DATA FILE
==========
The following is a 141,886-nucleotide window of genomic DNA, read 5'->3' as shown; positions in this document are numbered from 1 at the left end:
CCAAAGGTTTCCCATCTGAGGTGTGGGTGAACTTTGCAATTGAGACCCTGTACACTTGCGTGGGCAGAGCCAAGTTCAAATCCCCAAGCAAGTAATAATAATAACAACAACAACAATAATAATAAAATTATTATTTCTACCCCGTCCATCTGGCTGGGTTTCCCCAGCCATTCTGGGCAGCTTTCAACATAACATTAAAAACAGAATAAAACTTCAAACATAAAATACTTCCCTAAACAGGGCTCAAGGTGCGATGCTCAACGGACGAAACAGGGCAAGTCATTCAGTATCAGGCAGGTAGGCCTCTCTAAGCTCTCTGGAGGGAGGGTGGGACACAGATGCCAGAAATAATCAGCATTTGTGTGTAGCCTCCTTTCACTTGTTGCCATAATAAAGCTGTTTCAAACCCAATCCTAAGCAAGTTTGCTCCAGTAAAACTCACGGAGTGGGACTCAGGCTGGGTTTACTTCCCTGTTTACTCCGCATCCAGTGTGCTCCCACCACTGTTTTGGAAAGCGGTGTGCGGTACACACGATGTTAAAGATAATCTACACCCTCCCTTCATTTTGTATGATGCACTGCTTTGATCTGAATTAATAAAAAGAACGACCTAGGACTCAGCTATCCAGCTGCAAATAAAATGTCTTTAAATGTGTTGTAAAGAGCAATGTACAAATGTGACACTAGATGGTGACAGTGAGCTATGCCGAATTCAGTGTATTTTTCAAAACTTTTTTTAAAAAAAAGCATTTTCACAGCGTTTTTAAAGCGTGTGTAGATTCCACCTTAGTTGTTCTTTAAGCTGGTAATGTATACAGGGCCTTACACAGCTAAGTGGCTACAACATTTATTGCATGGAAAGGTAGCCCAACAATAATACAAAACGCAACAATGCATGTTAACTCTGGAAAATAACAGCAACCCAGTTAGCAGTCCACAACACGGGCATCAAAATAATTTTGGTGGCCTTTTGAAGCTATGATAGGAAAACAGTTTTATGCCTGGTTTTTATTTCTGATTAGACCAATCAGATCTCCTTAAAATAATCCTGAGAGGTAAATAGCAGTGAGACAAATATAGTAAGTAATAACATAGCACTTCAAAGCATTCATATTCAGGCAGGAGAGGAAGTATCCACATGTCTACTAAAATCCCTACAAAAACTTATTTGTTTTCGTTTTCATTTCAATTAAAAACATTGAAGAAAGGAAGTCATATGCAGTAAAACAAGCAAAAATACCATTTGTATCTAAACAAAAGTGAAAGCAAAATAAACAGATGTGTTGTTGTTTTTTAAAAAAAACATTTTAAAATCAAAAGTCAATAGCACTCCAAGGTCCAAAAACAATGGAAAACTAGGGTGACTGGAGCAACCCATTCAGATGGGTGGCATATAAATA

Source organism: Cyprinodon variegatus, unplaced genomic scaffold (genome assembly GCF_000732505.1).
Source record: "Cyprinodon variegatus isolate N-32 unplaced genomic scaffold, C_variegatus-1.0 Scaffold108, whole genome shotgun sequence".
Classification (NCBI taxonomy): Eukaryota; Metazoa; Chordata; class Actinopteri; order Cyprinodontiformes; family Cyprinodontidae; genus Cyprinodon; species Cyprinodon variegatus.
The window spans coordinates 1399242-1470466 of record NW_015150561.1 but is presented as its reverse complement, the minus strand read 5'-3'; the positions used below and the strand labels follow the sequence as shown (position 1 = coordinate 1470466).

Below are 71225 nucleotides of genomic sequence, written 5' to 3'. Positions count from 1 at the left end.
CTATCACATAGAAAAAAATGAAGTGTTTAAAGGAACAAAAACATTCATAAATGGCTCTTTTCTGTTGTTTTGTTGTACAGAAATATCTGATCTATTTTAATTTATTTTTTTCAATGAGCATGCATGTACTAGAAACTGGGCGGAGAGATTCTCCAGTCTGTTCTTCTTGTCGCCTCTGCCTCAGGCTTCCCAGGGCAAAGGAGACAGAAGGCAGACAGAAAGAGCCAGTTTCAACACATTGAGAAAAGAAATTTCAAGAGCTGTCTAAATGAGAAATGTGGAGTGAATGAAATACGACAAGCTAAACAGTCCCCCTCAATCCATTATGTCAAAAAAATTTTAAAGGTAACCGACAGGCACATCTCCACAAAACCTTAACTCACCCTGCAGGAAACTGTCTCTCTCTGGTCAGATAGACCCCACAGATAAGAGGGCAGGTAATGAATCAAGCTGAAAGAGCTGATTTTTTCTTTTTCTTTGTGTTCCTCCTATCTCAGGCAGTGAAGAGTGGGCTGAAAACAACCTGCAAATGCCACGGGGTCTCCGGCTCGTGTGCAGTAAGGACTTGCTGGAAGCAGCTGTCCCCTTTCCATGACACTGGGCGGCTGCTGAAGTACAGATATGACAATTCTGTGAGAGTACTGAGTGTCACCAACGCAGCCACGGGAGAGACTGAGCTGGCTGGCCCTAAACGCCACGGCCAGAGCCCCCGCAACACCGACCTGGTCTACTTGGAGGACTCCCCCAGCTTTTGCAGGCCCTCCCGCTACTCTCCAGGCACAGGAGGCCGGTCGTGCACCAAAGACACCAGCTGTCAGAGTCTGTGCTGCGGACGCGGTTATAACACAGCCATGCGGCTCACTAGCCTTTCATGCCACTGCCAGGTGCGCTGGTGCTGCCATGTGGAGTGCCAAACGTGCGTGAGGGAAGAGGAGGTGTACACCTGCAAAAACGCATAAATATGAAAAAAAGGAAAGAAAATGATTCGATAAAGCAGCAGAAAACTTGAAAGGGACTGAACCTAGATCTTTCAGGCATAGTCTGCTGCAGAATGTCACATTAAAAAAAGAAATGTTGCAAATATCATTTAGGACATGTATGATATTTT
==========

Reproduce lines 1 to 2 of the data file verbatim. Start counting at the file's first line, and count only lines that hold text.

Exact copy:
The following is a 141,886-nucleotide window of genomic DNA, read 5'->3' as shown; positions in this document are numbered from 1 at the left end:
CCAAAGGTTTCCCATCTGAGGTGTGGGTGAACTTTGCAATTGAGACCCTGTACACTTGCGTGGGCAGAGCCAAGTTCAAATCCCCAAGCAAGTAATAATAATAACAACAACAACAATAATAATAAAATTATTATTTCTACCCCGTCCATCTGGCTGGGTTTCCCCAGCCATTCTGGGCAGCTTTCAACATAACATTAAAAACAGAATAAAACTTCAAACATAAAATACTTCCCTAAACAGGGCTCAAGGTGCGATGCTCAACGGACGAAACAGGGCAAGTCATTCAGTATCAGGCAGGTAGGCCTCTCTAAGCTCTCTGGAGGGAGGGTGGGACACAGATGCCAGAAATAATCAGCATTTGTGTGTAGCCTCCTTTCACTTGTTGCCATAATAAAGCTGTTTCAAACCCAATCCTAAGCAAGTTTGCTCCAGTAAAACTCACGGAGTGGGACTCAGGCTGGGTTTACTTCCCTGTTTACTCCGCATCCAGTGTGCTCCCACCACTGTTTTGGAAAGCGGTGTGCGGTACACACGATGTTAAAGATAATCTACACCCTCCCTTCATTTTGTATGATGCACTGCTTTGATCTGAATTAATAAAAAGAACGACCTAGGACTCAGCTATCCAGCTGCAAATAAAATGTCTTTAAATGTGTTGTAAAGAGCAATGTACAAATGTGACACTAGATGGTGACAGTGAGCTATGCCGAATTCAGTGTATTTTTCAAAACTTTTTTTAAAAAAAAGCATTTTCACAGCGTTTTTAAAGCGTGTGTAGATTCCACCTTAGTTGTTCTTTAAGCTGGTAATGTATACAGGGCCTTACACAGCTAAGTGGCTACAACATTTATTGCATGGAAAGGTAGCCCAACAATAATACAAAACGCAACAATGCATGTTAACTCTGGAAAATAACAGCAACCCAGTTAGCAGTCCACAACACGGGCATCAAAATAATTTTGGTGGCCTTTTGAAGCTATGATAGGAAAACAGTTTTATGCCTGGTTTTTATTTCTGATTAGACCAATCAGATCTCCTTAAAATAATCCTGAGAGGTAAATAGCAGTGAGACAAATATAGTAAGTAATAACATAGCACTTCAAAGCATTCATATTCAGGCAGGAGAGGAAGTATCCACATGTCTACTAAAATCCCTACAAAAACTTATTTGTTTTCGTTTTCATTTCAATTAAAAACATTGAAGAAAGGAAGTCATATGCAGTAAAACAAGCAAAAATACCATTTGTATCTAAACAAAAGTGAAAGCAAAATAAACAGATGTGTTGTTGTTTTTTAAAAAAAACATTTTAAAATCAAAAGTCAATAGCACTCCAAGGTCCAAAAACAATGGAAAACTAGGGTGACTGGAGCAACCCATTCAGATGGGTGGCATATAAATA